About five years ago Surbeck upgraded his father’s holiday layout by constructing an easier-to-assemble modular one, complete with tunnel. Everything on the 5-by-12-foot layout dates to his childhood, including the Lionel prewar passenger train set his mother bought for his father. He keeps the set stored in its original iconic orange Lionel boxes with the prized stickers showing they were purchased at Madison Hardware.
“I haven’t added anything,” Surbeck said.
A year-round hobby
“I got my first Lionel set in 1956 when we were living in Brooklyn,” remembered Jack Smith, 70, of Port Jefferson Station. “I still have that set. It still works.”
That and other antique Lionel trains have run around a 4-by 8-foot holiday layout topped by a Christmas tree every winter since Smith and his wife, Pamela, bought their house in 1981. Besides the trains, another highlight is four buildings made by Pamela, 67.
After purchasing that initial set, Smith recalled, “my father set it up in the living room of our apartment, and I was totally enamored by it. The next year we moved out to Centereach and the builder had left a whole bunch of lumber in the basement and my father decided to build me a train layout in the basement when I was 7. I really took to it.”
As with many young model railroaders, his interest took a hiatus as he got older. “I kept it up until I went to college, but I saved all the trains and pieces.”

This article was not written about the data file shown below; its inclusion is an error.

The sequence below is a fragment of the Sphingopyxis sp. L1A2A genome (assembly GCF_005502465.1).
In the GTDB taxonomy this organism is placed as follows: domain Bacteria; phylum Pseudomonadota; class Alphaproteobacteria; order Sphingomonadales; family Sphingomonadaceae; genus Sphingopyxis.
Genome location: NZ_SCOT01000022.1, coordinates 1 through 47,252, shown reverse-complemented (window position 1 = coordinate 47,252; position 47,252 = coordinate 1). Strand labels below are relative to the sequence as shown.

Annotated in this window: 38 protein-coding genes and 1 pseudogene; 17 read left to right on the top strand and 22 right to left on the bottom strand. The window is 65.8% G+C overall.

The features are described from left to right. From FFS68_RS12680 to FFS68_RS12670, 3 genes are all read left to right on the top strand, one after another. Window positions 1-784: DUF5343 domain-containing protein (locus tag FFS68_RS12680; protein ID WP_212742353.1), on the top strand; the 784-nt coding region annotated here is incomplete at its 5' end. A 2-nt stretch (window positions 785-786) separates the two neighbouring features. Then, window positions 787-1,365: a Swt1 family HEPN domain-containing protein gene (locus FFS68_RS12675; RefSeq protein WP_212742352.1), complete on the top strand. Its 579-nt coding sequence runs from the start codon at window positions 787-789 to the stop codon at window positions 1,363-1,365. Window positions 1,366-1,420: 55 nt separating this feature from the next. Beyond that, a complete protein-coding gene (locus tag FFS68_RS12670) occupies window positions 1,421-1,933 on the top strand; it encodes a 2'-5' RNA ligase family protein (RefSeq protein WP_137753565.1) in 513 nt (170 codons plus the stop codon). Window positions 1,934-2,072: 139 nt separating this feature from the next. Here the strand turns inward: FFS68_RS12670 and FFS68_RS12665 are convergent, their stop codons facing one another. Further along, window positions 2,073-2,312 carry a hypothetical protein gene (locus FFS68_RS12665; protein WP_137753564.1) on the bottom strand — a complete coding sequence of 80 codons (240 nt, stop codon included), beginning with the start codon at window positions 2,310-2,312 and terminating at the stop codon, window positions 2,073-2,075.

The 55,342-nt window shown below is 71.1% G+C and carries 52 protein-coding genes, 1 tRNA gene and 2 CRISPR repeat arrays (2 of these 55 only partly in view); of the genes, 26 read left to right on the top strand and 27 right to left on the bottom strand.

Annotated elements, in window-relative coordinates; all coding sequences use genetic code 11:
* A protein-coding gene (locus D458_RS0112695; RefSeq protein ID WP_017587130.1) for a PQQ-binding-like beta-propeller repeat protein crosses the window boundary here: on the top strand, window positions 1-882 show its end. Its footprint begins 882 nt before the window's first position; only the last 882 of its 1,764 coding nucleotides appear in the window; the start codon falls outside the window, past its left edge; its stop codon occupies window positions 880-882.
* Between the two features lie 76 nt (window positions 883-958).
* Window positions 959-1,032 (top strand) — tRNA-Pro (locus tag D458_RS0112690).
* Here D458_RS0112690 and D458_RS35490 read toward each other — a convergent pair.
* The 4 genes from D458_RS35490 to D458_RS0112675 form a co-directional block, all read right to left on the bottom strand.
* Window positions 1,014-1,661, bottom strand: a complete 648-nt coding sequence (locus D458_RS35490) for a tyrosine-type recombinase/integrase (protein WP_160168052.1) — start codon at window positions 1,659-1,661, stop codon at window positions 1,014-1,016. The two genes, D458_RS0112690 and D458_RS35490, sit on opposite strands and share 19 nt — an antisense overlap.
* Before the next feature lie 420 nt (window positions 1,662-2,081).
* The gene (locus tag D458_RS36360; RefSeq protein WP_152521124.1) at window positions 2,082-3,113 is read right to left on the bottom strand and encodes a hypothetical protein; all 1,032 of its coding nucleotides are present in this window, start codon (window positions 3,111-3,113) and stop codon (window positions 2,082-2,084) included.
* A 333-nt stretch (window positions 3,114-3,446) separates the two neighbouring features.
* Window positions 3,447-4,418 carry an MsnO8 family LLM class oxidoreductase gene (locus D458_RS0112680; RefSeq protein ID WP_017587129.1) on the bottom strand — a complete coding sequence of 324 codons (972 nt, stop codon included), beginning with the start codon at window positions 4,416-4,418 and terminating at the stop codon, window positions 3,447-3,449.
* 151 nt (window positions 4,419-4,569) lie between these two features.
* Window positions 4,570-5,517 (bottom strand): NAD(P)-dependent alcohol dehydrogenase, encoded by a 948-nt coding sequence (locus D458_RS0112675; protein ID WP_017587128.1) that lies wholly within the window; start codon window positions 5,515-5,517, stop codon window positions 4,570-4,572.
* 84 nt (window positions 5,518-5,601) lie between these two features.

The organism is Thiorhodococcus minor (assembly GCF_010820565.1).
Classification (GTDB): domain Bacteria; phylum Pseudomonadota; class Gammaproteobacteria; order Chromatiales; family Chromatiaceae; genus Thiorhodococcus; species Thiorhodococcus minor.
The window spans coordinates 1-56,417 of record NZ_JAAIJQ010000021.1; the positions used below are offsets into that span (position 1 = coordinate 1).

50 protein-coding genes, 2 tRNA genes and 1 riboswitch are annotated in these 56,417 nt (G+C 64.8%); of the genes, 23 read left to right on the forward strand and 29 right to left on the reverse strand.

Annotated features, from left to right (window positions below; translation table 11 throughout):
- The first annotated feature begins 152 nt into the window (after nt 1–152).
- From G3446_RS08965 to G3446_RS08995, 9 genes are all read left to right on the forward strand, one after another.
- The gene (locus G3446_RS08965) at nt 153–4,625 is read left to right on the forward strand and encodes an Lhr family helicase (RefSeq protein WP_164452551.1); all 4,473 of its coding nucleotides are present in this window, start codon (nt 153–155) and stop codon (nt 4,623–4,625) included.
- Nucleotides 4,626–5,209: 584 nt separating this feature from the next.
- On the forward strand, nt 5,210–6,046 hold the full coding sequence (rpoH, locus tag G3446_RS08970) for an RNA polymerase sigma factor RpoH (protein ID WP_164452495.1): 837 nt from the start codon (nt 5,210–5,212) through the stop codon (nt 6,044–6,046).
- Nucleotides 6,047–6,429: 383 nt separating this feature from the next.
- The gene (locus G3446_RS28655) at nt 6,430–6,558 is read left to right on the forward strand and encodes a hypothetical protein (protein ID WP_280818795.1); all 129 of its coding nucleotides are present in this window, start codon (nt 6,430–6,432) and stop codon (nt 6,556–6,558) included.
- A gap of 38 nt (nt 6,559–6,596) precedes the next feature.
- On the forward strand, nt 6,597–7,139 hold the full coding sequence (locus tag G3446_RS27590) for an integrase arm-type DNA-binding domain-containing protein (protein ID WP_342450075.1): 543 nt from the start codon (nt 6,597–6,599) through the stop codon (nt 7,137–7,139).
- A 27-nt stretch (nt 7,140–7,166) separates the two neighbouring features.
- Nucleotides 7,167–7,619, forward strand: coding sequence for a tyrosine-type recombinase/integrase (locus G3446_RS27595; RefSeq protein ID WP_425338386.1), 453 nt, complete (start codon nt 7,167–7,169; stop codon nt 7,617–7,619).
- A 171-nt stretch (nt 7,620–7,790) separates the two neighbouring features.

A retired high school special-education teacher for Eastern Suffolk BOCES, Smith said, “it was always my dream to have a layout in the basement. In the late ’80s, my father, who had built a layout in his basement, and my brother who had built a layout in his basement, said ‘What are you waiting for?’ So I finally got my act together, and I had set aside a section of my basement to build a layout, so I did in 1989.”
Pamela, a retired school secretary, made a church, log cabin and two houses from “plastic canvas,” a plastic mesh that she filled in with yarn. Her structures are augmented by others purchased by Jack’s maternal grandparents in the 1930s.
“I may change around the houses but it’s basically the same every year,” Jack said. “It’s nostalgia. It was always something we had at Christmas.”
Lenox buildings sparked tradition
“We grew up with trains,” said Keith Fensterer of Northport. “My dad built a basement layout for us.” Fensterer and his brothers still have the trains that ran in the family home in Hauppauge. “I think it really goes back to both of my grandfathers.” Both built layouts for their children.
Fensterer still has his childhood starter set with a New York Central steam engine, made by Marx in 1952.
As an adult, he didn’t do much with his childhood trains but he did put them around the Christmas tree as his family was growing.
“In the late ’80s, I really started collecting again,” he said. “My sister’s father-in-law was a huge collector and he got me back into it.”